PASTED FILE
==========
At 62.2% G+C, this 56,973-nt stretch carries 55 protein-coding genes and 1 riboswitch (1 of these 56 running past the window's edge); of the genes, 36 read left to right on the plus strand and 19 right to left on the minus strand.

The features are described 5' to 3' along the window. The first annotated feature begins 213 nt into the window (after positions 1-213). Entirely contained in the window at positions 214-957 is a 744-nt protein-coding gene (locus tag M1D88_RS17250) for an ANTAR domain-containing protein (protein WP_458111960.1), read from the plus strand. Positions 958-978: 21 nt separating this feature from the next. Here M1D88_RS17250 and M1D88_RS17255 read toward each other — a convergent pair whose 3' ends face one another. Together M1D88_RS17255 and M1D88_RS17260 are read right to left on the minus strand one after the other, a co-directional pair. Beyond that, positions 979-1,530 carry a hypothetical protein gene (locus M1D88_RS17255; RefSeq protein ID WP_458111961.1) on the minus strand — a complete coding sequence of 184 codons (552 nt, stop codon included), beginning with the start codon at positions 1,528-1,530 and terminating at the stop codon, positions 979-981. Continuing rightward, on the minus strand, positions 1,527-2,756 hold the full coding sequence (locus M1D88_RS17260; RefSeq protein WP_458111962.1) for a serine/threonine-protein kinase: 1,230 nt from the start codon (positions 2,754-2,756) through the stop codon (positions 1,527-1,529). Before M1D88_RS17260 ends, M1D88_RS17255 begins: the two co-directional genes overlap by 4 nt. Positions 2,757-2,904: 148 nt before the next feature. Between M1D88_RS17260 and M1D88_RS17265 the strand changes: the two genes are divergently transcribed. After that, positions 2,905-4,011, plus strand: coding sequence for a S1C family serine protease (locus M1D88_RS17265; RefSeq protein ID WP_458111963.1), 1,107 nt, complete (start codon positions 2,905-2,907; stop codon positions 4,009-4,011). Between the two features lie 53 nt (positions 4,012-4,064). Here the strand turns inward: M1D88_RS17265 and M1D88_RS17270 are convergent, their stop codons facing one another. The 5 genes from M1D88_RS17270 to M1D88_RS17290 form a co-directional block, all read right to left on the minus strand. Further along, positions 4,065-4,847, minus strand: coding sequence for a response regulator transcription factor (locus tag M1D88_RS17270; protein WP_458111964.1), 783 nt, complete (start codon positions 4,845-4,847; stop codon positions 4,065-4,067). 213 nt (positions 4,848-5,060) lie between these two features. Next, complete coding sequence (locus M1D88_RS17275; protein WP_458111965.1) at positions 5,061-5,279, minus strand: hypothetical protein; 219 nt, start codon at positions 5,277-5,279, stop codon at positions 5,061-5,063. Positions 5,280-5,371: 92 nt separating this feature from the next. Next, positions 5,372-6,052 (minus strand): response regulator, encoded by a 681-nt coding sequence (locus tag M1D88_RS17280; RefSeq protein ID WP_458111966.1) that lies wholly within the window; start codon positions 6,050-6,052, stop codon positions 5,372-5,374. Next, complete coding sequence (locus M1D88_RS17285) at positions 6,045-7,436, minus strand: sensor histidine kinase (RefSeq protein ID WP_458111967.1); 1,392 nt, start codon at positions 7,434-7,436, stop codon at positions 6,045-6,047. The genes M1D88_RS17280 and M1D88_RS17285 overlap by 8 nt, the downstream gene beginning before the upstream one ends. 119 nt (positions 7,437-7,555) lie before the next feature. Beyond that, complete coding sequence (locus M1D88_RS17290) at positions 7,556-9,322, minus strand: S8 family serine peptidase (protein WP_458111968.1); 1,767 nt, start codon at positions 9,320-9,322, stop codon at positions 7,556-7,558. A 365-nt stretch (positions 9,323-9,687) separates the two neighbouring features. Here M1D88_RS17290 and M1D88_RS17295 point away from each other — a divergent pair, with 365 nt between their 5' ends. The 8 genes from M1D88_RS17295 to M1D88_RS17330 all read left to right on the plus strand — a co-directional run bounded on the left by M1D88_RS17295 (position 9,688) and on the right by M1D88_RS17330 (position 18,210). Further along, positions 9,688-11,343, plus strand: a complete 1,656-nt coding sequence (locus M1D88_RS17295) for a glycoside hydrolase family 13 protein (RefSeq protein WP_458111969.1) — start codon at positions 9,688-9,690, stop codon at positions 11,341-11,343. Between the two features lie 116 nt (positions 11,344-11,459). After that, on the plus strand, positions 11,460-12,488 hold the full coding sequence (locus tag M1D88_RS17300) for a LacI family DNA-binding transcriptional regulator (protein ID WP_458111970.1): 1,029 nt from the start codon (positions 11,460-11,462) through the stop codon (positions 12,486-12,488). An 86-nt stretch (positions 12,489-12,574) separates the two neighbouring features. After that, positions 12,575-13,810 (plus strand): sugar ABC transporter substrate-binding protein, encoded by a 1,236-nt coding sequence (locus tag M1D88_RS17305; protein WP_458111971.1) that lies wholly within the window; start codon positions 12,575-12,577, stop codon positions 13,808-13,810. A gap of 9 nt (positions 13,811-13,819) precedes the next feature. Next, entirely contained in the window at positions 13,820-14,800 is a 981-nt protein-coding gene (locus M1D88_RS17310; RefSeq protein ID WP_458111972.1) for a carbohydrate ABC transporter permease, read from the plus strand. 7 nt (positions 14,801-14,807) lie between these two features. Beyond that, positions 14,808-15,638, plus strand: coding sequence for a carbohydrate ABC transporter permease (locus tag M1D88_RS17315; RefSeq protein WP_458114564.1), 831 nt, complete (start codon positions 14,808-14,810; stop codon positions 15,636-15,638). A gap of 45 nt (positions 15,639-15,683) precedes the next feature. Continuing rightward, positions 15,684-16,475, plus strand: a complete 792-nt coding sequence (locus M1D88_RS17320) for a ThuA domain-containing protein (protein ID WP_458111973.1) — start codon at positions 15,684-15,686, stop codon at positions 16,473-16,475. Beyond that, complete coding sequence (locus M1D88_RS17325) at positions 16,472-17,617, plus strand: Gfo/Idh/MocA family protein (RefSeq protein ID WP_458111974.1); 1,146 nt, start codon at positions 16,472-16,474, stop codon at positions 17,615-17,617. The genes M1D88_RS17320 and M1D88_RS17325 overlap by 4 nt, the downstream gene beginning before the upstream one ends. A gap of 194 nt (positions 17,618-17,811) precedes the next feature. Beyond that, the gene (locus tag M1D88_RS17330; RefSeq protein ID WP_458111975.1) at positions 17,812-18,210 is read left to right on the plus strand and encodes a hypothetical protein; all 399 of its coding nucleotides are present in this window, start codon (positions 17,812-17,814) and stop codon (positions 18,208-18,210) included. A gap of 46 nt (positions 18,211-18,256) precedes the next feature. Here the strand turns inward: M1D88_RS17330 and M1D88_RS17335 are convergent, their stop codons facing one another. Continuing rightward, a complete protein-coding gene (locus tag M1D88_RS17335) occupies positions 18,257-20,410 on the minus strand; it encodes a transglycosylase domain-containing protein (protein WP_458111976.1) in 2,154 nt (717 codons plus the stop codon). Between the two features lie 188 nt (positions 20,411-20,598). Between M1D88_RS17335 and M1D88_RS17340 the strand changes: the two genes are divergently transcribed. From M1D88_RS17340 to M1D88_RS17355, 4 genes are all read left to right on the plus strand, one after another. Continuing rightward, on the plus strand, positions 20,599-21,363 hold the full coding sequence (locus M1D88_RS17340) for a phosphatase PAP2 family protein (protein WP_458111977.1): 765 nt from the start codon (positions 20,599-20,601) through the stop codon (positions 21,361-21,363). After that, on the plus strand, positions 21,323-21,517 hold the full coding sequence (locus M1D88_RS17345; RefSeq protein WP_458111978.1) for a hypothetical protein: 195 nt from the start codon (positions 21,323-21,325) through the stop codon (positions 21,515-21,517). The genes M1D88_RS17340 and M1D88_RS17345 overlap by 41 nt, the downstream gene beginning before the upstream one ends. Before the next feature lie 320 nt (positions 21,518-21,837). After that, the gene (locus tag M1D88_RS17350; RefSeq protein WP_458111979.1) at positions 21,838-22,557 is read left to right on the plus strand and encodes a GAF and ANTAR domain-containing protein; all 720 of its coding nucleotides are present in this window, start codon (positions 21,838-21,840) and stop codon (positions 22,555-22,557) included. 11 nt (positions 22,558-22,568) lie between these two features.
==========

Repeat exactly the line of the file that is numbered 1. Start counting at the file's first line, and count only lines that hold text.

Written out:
At 62.2% G+C, this 56,973-nt stretch carries 55 protein-coding genes and 1 riboswitch (1 of these 56 running past the window's edge); of the genes, 36 read left to right on the plus strand and 19 right to left on the minus strand.